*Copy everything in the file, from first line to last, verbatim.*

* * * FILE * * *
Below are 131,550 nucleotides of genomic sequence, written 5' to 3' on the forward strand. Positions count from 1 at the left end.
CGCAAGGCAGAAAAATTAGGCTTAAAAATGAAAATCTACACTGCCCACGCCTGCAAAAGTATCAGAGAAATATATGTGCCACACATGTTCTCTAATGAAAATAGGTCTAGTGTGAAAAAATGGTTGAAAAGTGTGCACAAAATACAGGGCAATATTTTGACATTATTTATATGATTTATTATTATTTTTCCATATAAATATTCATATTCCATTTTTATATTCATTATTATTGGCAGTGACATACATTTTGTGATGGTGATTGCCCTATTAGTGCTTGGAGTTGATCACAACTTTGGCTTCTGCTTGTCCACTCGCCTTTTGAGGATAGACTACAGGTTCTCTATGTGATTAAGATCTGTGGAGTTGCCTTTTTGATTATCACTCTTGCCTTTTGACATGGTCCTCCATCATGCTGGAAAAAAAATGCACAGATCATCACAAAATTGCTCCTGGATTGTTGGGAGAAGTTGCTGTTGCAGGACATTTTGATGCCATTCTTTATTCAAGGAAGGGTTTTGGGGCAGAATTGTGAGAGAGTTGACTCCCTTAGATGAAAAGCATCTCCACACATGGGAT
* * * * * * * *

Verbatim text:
Below are 131,550 nucleotides of genomic sequence, written 5' to 3' on the forward strand. Positions count from 1 at the left end.
CGCAAGGCAGAAAAATTAGGCTTAAAAATGAAAATCTACACTGCCCACGCCTGCAAAAGTATCAGAGAAATATATGTGCCACACATGTTCTCTAATGAAAATAGGTCTAGTGTGAAAAAATGGTTGAAAAGTGTGCACAAAATACAGGGCAATATTTTGACATTATTTATATGATTTATTATTATTTTTCCATATAAATATTCATATTCCATTTTTATATTCATTATTATTGGCAGTGACATACATTTTGTGATGGTGATTGCCCTATTAGTGCTTGGAGTTGATCACAACTTTGGCTTCTGCTTGTCCACTCGCCTTTTGAGGATAGACTACAGGTTCTCTATGTGATTAAGATCTGTGGAGTTGCCTTTTTGATTATCACTCTTGCCTTTTGACATGGTCCTCCATCATGCTGGAAAAAAAATGCACAGATCATCACAAAATTGCTCCTGGATTGTTGGGAGAAGTTGCTGTTGCAGGACATTTTGATGCCATTCTTTATTCAAGGAAGGGTTTTGGGGCAGAATTGTGAGAGAGTTGACTCCCTTAGATGAAAAGCATCTCCACACATGGGAT